Key resales can be a grey area in some markets, especially if they aren’t authorized. They have been a massive problem in the video game industry ever since digital downloads become popular. Still, they’re now spreading into all kinds of software, including items used by significant businesses all across the world. On paper, they aren’t bad, but it can be easy to fall for a scammer or a reseller who uses stolen keys. How do you avoid these traps?
Consider what you’re buying
In some cases, keys are more likely to be stolen than others. A niche product that doesn’t have much mainstream appeal probably won’t have thousands of stolen keys floating around, especially if it’s already reasonably cheap to buy. On the other hand, a super-expensive piece of business-level (or even government-level) software can be highly desirable. Windows is one such product, with many resellers trying to sell stolen or bootleg copies of the Microsoft software to people who want a better deal.
Check the price
A high discount can be legitimate in some cases, but it can also be the right way of weeding out possible scammers or con artists. If you’re buying software at less than a tenth of its price without any kind of limited-time sale or discount, something probably isn’t right. There can be exceptions, but very few companies would allow somebody to resell their product at such a low cost without a good reason.
It would help if you watched out for higher prices, too. Some scammers take advantage of the “independent means cheaper” mentality to push prices up, either by increasing the cost of a key or adding things like “key insurance” to get you to pay extra. Again, there can be some cases where this is legitimate, so you’ll have to use your own judgment.
Check the product
As with all product resellers, there’s always a chance of the key you get being something you didn’t want. If you buy a key for “Microsoft Office” with no version number of Office attached, you never know if you’ll get the one you expected. For example, getting an early version of Office when you wanted an Office 2016 key can leave you stuck with no way of getting your money back.
The same can be said for Windows. While scammers are highly likely to lie outright if they can, many will try to make their sales plausible by not explicitly stating what the product is. Microsoft software like Windows has come in various forms, so getting a key for “Microsoft Windows” could be any version at all.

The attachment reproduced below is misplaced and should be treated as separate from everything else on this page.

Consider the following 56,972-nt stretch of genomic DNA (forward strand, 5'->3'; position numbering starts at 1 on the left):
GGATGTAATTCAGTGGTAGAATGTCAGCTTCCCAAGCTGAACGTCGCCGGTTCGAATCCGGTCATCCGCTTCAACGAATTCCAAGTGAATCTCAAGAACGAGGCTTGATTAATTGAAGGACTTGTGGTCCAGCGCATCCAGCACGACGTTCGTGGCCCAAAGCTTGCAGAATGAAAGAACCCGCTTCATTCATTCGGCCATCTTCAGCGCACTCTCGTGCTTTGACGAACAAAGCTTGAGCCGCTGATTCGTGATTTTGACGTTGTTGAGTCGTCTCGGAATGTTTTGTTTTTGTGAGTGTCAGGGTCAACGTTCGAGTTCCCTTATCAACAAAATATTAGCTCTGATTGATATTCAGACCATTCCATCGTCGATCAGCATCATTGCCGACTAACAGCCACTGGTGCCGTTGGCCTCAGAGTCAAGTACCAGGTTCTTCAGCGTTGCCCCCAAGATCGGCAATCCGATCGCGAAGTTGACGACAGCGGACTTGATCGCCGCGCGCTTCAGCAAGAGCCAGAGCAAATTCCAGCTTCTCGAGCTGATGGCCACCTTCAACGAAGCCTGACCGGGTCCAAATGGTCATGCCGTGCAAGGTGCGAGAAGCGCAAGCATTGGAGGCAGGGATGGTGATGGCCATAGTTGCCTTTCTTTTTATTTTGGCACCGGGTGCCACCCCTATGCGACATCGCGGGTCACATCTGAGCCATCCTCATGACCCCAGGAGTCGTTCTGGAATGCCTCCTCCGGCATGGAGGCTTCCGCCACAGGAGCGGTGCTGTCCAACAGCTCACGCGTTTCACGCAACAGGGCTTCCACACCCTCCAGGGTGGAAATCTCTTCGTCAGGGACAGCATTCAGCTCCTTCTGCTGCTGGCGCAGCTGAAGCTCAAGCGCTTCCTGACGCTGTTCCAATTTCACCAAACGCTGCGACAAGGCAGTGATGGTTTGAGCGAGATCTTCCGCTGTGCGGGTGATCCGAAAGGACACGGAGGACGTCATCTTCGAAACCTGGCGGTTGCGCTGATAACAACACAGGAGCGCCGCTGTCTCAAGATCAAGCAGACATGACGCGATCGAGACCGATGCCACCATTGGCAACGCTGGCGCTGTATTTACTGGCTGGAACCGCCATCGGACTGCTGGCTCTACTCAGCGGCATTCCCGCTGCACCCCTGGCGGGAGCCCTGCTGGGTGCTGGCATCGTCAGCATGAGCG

Buy from Microsoft Certified Partner companies
A Microsoft Certified Partner is a company that Microsoft has approved to use Microsoft software, including the resale of its keys and services. These companies may get these keys at a reduced price, allowing them to sell the product slightly less: a Windows certified partner may sell bulk-bought packages of Windows for businesses at a 5-10% discount, for example. These companies are held to a high standard, so Microsoft will ensure that they sell keys fairly and honestly.
As a side note, this also means that they’re connected to Microsoft’s support services. If you get a key that doesn’t function, you’re much more likely to receive a fresh one from Microsoft themselves – independent resellers commonly refuse refunds or replacements unless you bought into some “key insurance” that they offer.
Microsoft Gold Certified Partner companies are even better to buy from since they work directly with Microsoft and mostly have unlimited access to a wide range of Microsoft software. This means that they’re both very safe and almost considered a part of Microsoft itself, making them only one or two steps away from buying a key directly. If you want (or need) to obtain a key from somewhere other than Microsoft, these are the best sites to look for.
If you’re looking for the latest Windows upgrade or just want an extra software key for Microsoft Office, buying keys online can be a great way to save some money. Just be sure that you do it correctly and don’t put yourself in the additional risk of getting scammed: there’s no guarantee that you’ll be able to get your money back if it happens.